Video

Video Nigerians Fleeing Boko Haram Languish in Camp Near Capital

In its five-year effort to impose Islamic law in northeastern Nigeria, the Boko Haram extremist group has killed thousands of people and forced hundreds of thousands to flee. Some of those who ran for their lives now live in squalor on the edges of the capital, Abuja. Chris Stein reports for VOA.
Video

Video Putin Says Russian Economy Will Emerge Stronger

Russian President Vladimir Putin has said his country's sinking economy will not only recover but also become stronger, despite falling oil prices and Western sanctions over Ukraine. VOA's Daniel Schearf reports.
Video

Video Detained Turkish Journalists Follow Teachings of US-Based Preacher

The Turkish government’s jailing of critical journalists has sparked international condemnation and is being seen as an effort to undermine the followers of an ailing Turkish preacher based in the United States. VOA religion reporter Jerome Socolovsky has more.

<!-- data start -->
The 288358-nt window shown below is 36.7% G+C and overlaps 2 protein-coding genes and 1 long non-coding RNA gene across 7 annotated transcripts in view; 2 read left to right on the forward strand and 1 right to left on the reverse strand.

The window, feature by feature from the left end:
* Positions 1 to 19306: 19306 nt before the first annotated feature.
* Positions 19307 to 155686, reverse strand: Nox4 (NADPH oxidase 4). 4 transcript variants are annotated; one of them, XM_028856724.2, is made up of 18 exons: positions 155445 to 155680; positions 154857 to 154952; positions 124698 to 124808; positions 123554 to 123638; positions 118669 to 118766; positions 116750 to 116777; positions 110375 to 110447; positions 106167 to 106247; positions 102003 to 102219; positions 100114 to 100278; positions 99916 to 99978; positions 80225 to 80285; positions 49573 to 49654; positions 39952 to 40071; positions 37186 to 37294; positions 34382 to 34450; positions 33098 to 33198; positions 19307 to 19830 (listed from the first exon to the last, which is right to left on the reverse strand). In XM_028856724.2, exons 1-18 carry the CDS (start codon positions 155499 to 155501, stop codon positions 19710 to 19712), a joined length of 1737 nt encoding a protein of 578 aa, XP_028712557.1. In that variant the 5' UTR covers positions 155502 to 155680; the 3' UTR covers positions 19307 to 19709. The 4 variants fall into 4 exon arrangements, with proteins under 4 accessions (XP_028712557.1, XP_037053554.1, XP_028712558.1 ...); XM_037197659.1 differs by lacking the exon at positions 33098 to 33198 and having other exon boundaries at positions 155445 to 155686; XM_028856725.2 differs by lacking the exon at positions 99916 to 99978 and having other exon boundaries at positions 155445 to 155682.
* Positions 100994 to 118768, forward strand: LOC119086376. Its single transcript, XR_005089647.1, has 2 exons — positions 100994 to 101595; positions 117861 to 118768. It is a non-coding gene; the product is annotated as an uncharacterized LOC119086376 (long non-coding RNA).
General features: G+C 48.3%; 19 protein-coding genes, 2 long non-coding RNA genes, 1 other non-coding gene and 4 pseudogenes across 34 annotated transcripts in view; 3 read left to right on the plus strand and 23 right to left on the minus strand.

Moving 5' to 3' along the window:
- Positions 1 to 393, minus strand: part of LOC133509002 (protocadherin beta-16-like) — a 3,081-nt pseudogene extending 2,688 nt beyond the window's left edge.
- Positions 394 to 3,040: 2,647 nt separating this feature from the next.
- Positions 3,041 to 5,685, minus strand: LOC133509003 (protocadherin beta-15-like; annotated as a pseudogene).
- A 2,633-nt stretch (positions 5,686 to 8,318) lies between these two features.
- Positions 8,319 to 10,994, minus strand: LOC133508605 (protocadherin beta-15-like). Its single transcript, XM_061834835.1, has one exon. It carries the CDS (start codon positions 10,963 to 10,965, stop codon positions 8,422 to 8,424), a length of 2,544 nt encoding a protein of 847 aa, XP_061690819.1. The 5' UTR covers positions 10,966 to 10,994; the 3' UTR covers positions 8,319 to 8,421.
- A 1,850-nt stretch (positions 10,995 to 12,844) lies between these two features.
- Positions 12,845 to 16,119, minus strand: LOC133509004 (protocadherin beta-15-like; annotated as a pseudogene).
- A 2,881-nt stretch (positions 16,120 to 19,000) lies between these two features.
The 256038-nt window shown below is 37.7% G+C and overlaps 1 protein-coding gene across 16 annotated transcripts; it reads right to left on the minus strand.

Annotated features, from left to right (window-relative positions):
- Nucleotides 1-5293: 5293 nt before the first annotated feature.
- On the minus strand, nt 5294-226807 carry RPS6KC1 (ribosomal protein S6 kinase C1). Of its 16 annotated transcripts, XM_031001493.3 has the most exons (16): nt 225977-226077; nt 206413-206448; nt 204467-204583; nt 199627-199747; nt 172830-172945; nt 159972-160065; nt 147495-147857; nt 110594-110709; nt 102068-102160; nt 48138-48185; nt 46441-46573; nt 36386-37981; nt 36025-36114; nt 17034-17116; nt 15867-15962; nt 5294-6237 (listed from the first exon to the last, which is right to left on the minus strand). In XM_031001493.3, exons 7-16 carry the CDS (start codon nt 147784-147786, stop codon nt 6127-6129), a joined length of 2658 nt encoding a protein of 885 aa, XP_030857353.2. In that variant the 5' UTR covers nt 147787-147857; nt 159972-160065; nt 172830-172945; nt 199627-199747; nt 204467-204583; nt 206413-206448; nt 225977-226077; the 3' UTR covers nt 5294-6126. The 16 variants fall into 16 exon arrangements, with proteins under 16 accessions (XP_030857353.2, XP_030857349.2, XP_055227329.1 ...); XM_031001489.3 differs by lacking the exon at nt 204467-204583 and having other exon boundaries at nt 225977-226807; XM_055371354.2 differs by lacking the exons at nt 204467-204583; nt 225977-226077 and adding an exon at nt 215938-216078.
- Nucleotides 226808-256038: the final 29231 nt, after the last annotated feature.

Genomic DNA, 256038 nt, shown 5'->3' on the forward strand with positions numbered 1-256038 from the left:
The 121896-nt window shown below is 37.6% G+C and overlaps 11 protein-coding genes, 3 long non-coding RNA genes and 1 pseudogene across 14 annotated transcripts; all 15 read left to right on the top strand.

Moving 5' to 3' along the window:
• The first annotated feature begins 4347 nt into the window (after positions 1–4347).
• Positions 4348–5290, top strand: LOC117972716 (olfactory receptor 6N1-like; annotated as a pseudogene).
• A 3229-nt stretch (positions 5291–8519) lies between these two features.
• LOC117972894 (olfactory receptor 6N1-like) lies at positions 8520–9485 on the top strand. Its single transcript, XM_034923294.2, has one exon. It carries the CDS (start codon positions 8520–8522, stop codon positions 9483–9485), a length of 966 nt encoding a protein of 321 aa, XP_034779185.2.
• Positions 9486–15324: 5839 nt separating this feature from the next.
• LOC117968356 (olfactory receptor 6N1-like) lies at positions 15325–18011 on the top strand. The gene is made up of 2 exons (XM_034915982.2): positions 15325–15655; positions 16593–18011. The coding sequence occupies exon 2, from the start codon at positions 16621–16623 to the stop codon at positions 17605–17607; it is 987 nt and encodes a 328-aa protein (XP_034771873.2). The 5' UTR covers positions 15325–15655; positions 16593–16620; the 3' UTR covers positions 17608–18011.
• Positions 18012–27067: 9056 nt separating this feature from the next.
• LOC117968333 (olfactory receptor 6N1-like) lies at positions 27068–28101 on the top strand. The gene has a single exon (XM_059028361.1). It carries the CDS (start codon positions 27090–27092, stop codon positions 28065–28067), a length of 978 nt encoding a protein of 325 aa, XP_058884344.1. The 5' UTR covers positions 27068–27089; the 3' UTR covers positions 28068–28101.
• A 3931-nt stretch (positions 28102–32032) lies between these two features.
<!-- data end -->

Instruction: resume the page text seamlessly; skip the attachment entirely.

Video

Video ‘Anti-Islamization’ Marches Increase Tensions In Germany

Anti-immigrant rallies in Germany have been building in recent weeks, peaking Monday night in the city of Dresden where tens of thousands of people turned out to demonstrate against what they call the ‘Islamization’ of the West. Germany has offered asylum to more Syrian refugees than any other country, and this appears to have set off the protests. Henry Ridgwell reports from London.
Video

Video Aceh Rebuilt Decade After Tsunami, But Scars Remain

On December 26, 2004 there was an earthquake in the Indian Ocean so powerful it caused the Earth’s axis to wobble a few centimeters. Onshore on the island of Sumatra, the resulting tsunami was devastating. A decade later, VOA Correspondent Steve Herman reports from Banda Aceh, Indonesia, where although there is little remaining evidence of the physical devastation, the psychological scars among survivors remain.
Video

Video Refugees Living in Kenya Long for Peace in the Home Countries

Kenya is host to numerous refugees seeking safe haven from conflict. Immigrants from Somalia face challenges in their new lives in Kenya. Ahead of International Migrants Day (December 18) Lenny Ruvaga has more for VOA News from the Kenyan capital.

All About America

AppleAndroid